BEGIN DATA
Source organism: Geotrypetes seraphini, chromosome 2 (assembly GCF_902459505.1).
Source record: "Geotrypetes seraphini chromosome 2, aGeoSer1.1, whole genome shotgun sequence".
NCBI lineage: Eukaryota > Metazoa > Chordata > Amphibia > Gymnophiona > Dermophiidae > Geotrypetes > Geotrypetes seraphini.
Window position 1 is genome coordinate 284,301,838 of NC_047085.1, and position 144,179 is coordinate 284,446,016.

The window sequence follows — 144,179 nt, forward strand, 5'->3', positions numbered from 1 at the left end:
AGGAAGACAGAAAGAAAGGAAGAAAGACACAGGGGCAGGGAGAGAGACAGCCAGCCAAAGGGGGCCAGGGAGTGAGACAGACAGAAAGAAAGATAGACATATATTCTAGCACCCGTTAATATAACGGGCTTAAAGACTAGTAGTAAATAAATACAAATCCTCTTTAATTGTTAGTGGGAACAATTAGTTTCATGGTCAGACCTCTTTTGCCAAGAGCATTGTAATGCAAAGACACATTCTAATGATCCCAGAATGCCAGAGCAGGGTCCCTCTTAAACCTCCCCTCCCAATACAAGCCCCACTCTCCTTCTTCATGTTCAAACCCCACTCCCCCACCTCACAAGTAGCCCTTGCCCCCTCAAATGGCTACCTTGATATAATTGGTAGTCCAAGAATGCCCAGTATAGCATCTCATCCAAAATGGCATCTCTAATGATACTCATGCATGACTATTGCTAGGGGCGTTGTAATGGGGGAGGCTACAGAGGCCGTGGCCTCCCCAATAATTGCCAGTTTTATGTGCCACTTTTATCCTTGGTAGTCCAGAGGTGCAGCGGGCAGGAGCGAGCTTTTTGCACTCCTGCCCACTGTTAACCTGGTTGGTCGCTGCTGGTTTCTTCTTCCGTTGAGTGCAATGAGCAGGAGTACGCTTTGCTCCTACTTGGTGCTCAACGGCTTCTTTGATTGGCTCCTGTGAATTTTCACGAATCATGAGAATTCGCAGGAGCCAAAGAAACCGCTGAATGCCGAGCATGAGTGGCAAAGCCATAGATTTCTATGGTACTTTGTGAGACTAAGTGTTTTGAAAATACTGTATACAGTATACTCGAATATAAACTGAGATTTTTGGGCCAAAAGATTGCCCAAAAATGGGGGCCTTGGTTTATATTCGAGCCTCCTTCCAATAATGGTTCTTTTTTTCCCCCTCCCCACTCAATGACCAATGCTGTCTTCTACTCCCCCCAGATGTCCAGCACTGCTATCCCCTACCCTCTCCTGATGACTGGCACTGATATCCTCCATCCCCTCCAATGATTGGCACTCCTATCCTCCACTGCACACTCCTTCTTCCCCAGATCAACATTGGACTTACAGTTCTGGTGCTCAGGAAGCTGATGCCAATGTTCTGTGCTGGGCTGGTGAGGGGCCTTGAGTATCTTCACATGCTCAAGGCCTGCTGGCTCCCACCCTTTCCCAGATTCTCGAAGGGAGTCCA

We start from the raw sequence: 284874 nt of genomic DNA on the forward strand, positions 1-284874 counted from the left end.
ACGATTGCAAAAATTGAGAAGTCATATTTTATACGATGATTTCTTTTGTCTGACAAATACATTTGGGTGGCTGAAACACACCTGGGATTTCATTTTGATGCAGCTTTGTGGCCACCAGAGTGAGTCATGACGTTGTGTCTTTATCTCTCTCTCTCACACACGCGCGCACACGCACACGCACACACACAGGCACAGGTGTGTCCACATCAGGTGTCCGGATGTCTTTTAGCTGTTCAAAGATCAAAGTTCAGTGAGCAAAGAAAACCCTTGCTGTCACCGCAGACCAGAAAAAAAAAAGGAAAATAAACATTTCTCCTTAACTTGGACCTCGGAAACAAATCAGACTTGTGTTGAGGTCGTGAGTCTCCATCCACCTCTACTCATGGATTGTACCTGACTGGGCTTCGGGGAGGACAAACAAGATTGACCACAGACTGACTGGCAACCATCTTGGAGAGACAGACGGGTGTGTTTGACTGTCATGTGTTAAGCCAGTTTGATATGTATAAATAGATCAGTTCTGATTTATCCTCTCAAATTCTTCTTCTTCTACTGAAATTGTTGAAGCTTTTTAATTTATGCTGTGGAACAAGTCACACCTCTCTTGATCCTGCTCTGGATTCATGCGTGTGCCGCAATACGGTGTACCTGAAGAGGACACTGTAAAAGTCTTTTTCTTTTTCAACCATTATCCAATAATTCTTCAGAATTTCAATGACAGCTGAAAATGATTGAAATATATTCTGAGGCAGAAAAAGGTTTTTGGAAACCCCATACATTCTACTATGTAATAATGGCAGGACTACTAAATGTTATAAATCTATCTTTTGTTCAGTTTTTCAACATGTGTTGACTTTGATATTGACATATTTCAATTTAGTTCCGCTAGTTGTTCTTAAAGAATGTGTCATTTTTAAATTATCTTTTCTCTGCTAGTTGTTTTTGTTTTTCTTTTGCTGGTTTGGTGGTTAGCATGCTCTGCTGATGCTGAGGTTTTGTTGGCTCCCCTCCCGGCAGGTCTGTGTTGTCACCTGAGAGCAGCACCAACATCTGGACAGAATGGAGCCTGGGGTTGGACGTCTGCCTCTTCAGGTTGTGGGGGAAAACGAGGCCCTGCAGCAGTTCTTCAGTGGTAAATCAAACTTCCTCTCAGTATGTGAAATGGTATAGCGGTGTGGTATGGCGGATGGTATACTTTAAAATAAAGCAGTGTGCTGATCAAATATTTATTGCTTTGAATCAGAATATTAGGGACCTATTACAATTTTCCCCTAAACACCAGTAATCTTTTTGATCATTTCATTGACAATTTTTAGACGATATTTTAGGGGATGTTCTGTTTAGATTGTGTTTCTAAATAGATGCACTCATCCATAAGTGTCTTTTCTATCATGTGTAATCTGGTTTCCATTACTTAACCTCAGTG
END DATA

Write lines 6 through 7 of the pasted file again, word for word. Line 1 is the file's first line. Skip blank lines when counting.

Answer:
AGGAAGACAGAAAGAAAGGAAGAAAGACACAGGGGCAGGGAGAGAGACAGCCAGCCAAAGGGGGCCAGGGAGTGAGACAGACAGAAAGAAAGATAGACATATATTCTAGCACCCGTTAATATAACGGGCTTAAAGACTAGTAGTAAATAAATACAAATCCTCTTTAATTGTTAGTGGGAACAATTAGTTTCATGGTCAGACCTCTTTTGCCAAGAGCATTGTAATGCAAAGACACATTCTAATGATCCCAGAATGCCAGAGCAGGGTCCCTCTTAAACCTCCCCTCCCAATACAAGCCCCACTCTCCTTCTTCATGTTCAAACCCCACTCCCCCACCTCACAAGTAGCCCTTGCCCCCTCAAATGGCTACCTTGATATAATTGGTAGTCCAAGAATGCCCAGTATAGCATCTCATCCAAAATGGCATCTCTAATGATACTCATGCATGACTATTGCTAGGGGCGTTGTAATGGGGGAGGCTACAGAGGCCGTGGCCTCCCCAATAATTGCCAGTTTTATGTGCCACTTTTATCCTTGGTAGTCCAGAGGTGCAGCGGGCAGGAGCGAGCTTTTTGCACTCCTGCCCACTGTTAACCTGGTTGGTCGCTGCTGGTTTCTTCTTCCGTTGAGTGCAATGAGCAGGAGTACGCTTTGCTCCTACTTGGTGCTCAACGGCTTCTTTGATTGGCTCCTGTGAATTTTCACGAATCATGAGAATTCGCAGGAGCCAAAGAAACCGCTGAATGCCGAGCATGAGTGGCAAAGCCATAGATTTCTATGGTACTTTGTGAGACTAAGTGTTTTGAAAATACTGTATACAGTATACTCGAATATAAACTGAGATTTTTGGGCCAAAAGATTGCCCAAAAATGGGGGCCTTGGTTTATATTCGAGCCTCCTTCCAATAATGGTTCTTTTTTTCCCCCTCCCCACTCAATGACCAATGCTGTCTTCTACTCCCCCCAGATGTCCAGCACTGCTATCCCCTACCCTCTCCTGATGACTGGCACTGATATCCTCCATCCCCTCCAATGATTGGCACTCCTATCCTCCACTGCACACTCCTTCTTCCCCAGATCAACATTGGACTTACAGTTCTGGTGCTCAGGAAGCTGATGCCAATGTTCTGTGCTGGGCTGGTGAGGGGCCTTGAGTATCTTCACATGCTCAAGGCCTGCTGGCTCCCACCCTTTCCCAGATTCTCGAAGGGAGTCCA

We start from the raw sequence: 284874 nt of genomic DNA on the forward strand, positions 1-284874 counted from the left end.